She walked into a long tunnel, going under the highway, lined by lights every ten feet or so. She walked, almost subconsciously, her thoughts just beneath the surface. This, most of all, was what she relished about the walk back. Uninterrupted time to think, to perceive. She stopped for a moment, eyes closed.

The scene unfolded before her senses; the curtain lifting on the stage. Here, under the road, the sounds of the cars all blended into one, becoming a low roar, never building or falling, always the same. It would probably be like this for hours. She breathed deeply. Something brushed gently across her leg, and rather than reacting sharply to it, she opened her eyes and looked down.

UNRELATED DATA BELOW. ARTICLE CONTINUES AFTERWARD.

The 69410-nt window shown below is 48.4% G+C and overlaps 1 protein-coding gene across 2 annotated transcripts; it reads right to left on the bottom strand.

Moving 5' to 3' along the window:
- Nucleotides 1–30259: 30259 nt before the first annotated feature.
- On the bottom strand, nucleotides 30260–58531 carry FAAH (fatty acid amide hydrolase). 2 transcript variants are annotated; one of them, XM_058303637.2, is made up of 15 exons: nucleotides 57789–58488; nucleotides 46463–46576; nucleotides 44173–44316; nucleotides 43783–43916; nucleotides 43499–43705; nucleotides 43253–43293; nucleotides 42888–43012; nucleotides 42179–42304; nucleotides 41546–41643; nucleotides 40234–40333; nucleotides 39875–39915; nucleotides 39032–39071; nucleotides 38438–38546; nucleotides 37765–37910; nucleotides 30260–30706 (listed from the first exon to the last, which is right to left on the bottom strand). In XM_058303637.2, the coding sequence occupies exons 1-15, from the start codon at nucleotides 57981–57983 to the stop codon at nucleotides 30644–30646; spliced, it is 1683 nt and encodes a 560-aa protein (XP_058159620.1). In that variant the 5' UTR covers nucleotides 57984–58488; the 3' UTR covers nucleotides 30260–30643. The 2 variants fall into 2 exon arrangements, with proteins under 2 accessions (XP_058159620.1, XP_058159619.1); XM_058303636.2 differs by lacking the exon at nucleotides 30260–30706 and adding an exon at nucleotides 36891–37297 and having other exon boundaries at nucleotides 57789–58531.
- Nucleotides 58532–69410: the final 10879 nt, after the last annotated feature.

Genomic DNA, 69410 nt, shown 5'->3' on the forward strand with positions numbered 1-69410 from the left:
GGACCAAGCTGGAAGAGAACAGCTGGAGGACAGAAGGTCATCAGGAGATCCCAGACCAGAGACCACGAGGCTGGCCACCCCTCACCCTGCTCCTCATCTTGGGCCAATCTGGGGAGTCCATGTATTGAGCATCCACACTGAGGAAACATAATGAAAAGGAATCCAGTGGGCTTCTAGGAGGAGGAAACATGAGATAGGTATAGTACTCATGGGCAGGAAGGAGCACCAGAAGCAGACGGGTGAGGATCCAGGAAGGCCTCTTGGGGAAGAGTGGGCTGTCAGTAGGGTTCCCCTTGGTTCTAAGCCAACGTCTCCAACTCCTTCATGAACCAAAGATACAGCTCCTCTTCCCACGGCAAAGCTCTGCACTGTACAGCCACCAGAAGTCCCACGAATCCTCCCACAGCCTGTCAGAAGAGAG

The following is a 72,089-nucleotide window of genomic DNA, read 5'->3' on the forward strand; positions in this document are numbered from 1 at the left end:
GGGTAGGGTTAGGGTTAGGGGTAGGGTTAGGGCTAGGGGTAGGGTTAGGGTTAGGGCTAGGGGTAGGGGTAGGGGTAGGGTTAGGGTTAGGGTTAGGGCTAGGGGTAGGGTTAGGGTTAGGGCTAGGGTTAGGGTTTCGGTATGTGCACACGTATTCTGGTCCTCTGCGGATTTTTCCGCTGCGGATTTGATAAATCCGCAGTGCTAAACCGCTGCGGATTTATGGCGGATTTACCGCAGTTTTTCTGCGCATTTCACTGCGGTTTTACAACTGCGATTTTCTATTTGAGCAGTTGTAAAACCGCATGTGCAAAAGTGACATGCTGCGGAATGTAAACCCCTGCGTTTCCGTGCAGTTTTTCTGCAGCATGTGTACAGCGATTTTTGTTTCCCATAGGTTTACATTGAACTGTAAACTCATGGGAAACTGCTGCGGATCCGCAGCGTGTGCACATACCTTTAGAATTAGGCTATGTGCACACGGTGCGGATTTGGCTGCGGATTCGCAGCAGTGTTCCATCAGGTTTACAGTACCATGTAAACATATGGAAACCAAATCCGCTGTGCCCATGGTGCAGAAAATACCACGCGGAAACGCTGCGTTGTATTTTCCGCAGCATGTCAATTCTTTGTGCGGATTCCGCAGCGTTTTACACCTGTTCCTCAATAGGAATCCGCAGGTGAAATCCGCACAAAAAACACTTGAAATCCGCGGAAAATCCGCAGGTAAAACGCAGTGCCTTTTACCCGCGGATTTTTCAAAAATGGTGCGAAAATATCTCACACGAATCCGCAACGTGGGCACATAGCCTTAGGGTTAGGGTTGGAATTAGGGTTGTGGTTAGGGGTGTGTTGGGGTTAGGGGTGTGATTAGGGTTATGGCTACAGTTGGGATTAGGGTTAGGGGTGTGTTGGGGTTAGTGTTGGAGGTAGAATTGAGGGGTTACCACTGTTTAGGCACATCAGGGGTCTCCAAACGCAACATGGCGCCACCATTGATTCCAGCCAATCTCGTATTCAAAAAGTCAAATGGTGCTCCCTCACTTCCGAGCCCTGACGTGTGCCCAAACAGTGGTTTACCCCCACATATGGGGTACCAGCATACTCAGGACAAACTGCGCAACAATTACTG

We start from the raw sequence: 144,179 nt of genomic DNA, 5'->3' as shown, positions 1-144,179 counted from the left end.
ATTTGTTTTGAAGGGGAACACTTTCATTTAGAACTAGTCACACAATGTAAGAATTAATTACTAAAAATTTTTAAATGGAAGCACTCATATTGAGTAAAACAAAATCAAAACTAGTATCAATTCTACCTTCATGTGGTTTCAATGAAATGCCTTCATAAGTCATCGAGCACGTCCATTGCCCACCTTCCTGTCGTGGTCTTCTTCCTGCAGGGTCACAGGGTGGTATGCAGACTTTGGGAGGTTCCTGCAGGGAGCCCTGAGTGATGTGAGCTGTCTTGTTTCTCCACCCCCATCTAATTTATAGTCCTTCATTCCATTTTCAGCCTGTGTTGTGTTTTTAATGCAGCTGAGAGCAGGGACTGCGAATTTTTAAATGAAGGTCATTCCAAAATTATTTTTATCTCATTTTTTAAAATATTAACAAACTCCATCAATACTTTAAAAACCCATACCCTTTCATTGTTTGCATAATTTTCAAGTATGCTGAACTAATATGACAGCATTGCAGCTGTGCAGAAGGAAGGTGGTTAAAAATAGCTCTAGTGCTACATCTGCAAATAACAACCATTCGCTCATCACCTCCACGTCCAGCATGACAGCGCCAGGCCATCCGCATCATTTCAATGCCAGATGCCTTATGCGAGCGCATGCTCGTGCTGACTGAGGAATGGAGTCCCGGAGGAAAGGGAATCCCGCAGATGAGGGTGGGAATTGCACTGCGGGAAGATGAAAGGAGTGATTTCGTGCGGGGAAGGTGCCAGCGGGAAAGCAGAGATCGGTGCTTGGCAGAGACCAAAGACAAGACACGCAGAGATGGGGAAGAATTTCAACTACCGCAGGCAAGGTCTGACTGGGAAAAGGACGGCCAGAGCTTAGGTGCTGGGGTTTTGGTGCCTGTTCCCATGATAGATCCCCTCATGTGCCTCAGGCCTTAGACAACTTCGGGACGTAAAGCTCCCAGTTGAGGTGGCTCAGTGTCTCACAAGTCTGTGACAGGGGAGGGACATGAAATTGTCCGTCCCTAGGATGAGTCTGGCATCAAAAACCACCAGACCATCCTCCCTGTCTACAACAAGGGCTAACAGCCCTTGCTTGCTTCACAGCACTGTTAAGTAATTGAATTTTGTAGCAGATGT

It was a single leaf, from a ginkgo tree. Were there any ginkgo trees in the park? There must be, she thought. She turned around, back the way she’d came, and saw a small parade of leaves, all flowing into the mouth of the tunnel, in a row at first, before spreading out like waves. It wasn’t just ginkgo leaves, she saw: there were leaves of all types. She began to walk back, against the current, still holding the cool green leaf in her hand.

Some of the leaves swirled like a mini cyclone around a wall before continuing on. There weren’t very many entering, now. She made her way back to the start of the tunnel. Peering up at the sky, still blue as before, she felt a few drops of rain land on her face. She didn’t remember whether it was predicted to rain that day, but either way it was happening now.

She stepped back into the cover of the tunnel, listing to the sounds, unconcerned by the small puddles forming and flowing by her feet. She watched the curtain that fell in front of the tunnel, making the space seem small, cavernous as it was. She knew it would be a while before she was home, and that was okay. This was where she was supposed to be.